The biggest complaint regarding the switch to EMV card transactions is the wait time for consumers.
My 14-year-old stepdaughter says the same thing every time I talk about my job.
“I hate using that stupid chip thing,” she snarls. “It takes sooooooo long.”
On average, it really only takes about 15 seconds — “it feels like 5 minutes!” — to complete a EMV or chip card transaction in person at a retailer. But for those of us accustomed to swiping our cards and jamming them right back into our wallets, those extra 15 seconds can seem like an eternity.
With more merchants becoming EMV compliant every day and thousands clerks just starting to understand their new equipment, that 15-second average can turn into 20 or 30, just like that.
It is those inconsistencies that were focused upon by U.S. Payments Forum in a recently-released white paper titled “Optimizing Transaction Speed at the POS.”
The paper talked about the issue and offered analysis in three main categories: Faster EMV Solutions, Near Field Communication Transactions and EMV Checkout Optimization Practices.
The first discussed recent announcements by American Express, Discover, MasterCard and Visa — Amex Quick Chip, Discover Quick Chip, M/Chip Fast, and Visa Quick Chip respectively — that keep the security features of EMV but speed up the transaction time.
“Counterfeit protection is central to the Faster EMV transaction and is accomplished through the generation of a unique one-time cryptogram,” the paper said. “Once this cryptogram has been generated by the card and delivered to the terminal, Faster EMV allows completion of EMV processing to be initiated, and the card can be removed from the reader.”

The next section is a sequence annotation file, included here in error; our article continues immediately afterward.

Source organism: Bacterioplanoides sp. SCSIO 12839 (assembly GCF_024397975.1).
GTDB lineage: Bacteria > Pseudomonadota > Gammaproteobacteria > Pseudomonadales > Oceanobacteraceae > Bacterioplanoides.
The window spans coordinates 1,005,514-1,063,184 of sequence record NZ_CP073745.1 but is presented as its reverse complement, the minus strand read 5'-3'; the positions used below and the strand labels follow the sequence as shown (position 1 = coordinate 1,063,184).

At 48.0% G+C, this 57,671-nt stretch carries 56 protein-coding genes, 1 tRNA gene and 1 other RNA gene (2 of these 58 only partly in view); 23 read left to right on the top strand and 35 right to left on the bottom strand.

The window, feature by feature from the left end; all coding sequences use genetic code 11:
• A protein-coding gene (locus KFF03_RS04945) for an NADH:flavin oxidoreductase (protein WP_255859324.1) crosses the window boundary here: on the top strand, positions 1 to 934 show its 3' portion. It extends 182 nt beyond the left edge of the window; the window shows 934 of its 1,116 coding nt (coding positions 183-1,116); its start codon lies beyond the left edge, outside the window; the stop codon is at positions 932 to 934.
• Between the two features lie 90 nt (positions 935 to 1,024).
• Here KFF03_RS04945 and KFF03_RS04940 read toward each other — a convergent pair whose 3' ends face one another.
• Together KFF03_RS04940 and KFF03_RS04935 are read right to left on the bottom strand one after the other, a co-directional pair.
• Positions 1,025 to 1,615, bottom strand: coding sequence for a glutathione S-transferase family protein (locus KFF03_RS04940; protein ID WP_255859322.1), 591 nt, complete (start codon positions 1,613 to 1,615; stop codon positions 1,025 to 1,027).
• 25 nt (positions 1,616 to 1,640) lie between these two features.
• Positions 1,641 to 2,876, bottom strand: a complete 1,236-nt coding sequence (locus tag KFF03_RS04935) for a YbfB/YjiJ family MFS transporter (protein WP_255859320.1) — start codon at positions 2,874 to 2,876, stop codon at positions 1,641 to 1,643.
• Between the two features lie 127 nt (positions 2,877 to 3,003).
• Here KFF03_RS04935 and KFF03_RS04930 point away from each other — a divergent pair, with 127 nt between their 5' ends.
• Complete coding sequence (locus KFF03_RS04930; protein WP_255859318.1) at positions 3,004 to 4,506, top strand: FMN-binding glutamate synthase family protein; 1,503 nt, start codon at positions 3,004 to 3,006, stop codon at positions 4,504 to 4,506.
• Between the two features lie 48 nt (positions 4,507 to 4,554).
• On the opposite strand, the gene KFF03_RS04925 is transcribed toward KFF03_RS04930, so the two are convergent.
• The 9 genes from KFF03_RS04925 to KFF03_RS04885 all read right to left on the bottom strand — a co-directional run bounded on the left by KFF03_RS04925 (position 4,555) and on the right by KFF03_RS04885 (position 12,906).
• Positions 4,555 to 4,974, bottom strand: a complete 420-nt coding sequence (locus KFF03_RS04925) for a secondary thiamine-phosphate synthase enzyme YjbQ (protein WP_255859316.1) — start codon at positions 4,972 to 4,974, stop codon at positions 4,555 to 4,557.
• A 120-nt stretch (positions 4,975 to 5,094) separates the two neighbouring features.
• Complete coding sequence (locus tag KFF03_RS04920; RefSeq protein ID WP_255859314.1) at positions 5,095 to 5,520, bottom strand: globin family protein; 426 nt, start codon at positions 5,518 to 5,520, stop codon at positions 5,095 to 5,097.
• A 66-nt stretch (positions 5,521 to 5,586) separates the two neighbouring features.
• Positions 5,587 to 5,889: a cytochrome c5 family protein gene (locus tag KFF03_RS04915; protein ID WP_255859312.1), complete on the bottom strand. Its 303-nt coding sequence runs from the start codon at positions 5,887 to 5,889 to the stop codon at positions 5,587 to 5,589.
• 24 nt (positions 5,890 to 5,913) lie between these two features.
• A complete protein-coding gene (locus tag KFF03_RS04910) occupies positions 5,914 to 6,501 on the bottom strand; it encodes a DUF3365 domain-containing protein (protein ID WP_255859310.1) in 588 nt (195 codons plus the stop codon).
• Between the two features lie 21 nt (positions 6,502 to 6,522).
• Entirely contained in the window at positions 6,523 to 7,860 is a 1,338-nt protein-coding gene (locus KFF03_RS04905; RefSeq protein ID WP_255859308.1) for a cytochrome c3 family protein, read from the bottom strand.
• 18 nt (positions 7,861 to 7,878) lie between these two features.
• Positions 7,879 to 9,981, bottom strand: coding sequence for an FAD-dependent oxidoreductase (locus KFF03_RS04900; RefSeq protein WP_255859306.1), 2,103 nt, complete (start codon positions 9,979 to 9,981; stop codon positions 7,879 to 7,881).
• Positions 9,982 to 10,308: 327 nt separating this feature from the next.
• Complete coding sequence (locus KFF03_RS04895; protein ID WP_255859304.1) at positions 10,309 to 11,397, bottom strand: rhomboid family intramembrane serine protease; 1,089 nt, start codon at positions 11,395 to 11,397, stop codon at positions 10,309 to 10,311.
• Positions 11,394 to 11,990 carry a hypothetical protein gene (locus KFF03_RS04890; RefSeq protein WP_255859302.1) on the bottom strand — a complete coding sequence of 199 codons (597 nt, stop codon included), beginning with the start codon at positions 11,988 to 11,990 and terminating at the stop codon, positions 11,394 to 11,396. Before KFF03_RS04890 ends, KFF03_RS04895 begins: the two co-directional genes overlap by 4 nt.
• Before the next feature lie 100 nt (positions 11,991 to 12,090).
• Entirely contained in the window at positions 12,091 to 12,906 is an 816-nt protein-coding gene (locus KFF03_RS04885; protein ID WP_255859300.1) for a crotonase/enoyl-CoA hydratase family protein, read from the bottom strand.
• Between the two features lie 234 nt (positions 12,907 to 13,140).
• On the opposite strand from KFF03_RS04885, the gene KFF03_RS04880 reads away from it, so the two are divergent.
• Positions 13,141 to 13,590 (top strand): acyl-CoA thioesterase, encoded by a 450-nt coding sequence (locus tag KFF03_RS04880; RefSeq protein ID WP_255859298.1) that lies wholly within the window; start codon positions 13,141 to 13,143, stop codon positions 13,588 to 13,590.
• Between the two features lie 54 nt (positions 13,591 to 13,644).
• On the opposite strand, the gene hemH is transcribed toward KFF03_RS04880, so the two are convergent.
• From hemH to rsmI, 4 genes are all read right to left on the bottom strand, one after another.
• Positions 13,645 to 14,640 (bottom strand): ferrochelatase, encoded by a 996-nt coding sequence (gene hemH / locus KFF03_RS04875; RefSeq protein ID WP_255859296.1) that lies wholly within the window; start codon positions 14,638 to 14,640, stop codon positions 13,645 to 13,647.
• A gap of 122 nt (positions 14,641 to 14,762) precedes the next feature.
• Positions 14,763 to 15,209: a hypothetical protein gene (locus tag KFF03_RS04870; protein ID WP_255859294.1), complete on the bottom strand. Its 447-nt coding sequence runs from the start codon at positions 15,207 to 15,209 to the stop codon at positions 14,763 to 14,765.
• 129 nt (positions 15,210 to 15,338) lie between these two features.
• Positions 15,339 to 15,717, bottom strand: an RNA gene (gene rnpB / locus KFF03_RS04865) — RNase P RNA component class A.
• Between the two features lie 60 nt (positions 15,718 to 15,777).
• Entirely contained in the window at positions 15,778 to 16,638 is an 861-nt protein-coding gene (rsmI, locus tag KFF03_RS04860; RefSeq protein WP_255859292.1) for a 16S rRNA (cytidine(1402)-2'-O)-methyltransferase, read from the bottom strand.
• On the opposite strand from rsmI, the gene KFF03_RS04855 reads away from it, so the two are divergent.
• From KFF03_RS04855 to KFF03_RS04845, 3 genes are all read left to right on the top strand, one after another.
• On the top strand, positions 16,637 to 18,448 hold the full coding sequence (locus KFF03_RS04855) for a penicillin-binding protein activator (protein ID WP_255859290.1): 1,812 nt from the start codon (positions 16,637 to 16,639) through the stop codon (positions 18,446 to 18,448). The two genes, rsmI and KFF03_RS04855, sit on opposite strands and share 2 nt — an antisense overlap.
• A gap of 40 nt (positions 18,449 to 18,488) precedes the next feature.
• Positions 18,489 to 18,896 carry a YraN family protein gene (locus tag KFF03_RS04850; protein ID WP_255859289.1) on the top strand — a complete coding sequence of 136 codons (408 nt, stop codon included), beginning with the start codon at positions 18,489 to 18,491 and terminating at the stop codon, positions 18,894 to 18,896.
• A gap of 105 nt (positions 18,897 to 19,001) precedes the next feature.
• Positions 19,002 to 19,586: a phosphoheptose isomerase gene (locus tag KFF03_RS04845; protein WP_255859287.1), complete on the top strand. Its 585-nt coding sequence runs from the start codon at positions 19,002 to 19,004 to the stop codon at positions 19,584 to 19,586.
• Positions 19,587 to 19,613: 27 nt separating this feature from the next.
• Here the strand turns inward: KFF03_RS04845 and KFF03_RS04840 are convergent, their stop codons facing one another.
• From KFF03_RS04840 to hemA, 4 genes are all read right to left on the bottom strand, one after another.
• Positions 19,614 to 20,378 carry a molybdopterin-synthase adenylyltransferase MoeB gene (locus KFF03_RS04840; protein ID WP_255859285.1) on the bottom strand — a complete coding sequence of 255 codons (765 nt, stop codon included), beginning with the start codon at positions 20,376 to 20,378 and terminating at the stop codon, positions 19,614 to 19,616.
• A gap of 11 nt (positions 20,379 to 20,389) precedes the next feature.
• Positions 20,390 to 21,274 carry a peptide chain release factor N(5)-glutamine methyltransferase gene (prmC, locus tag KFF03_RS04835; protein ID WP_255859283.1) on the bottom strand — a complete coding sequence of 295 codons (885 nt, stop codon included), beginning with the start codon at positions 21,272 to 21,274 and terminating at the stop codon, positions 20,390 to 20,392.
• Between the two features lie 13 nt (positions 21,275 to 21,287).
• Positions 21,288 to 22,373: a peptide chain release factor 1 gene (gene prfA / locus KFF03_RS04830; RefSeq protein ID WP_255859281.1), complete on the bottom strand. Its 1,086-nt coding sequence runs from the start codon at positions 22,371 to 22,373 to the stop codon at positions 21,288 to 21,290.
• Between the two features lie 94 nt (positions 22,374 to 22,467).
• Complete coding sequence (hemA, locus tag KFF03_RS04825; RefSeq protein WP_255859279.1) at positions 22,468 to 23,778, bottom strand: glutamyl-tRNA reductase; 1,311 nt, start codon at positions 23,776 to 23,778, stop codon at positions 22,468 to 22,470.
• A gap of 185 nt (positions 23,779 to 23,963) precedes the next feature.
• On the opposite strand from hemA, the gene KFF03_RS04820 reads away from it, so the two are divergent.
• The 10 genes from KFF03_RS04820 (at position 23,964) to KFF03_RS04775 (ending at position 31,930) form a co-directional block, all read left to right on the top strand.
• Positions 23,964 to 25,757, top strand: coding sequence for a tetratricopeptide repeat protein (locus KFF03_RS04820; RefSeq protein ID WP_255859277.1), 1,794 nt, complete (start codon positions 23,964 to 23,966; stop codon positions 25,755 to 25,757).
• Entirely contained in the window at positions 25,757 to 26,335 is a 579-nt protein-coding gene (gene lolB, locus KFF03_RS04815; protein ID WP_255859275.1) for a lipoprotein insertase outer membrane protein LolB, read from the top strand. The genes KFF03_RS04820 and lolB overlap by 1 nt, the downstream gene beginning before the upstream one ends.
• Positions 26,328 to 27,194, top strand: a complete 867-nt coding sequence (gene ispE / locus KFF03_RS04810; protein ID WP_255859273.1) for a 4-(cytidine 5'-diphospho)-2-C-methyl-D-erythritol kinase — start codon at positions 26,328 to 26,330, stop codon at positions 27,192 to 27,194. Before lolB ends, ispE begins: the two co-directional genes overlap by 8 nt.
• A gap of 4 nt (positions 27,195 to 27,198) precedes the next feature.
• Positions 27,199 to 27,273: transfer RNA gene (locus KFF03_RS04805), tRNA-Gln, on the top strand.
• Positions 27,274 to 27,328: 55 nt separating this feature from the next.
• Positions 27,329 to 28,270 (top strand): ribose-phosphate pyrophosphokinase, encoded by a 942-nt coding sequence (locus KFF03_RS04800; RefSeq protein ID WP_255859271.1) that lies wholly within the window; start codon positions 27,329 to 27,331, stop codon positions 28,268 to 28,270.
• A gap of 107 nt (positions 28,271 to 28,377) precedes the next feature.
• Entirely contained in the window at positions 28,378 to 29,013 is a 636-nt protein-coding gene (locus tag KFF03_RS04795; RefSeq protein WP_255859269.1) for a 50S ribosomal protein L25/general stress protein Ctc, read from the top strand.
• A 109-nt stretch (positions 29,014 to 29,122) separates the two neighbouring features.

The paper also promoted the adoption of contactless transactions, saying they can enhance the cardholder experience. (It is also the solution that I suggest to the frustrated teen in my household.) Easily the fastest processing speed of all three, the Near Field Communication process is a clear choice for the impatient consumer, but not currently as available as EMV chip card readers. Services like Apple Pay and Samsung Pay are options.
“The interaction between the EMV contactless-enabled payment device and contactless reader is targeted to take place in less than half a second,” the paper said.
The paper went on to offer different techniques and tactics that can help speed up the process — or at least make consumers feel like the transaction is happening more quickly.
Slow transaction times can be equated to human error, lack of merchant training, inefficient equipment or faulty software installation.
With the holiday season upon us, it might be a good idea for merchants to bone up and find new ways to be efficient.For more information, read the entire white paper here or visit www.emv-connection.com.
If your business isn’t compliant yet, contact us at National Merchants Association.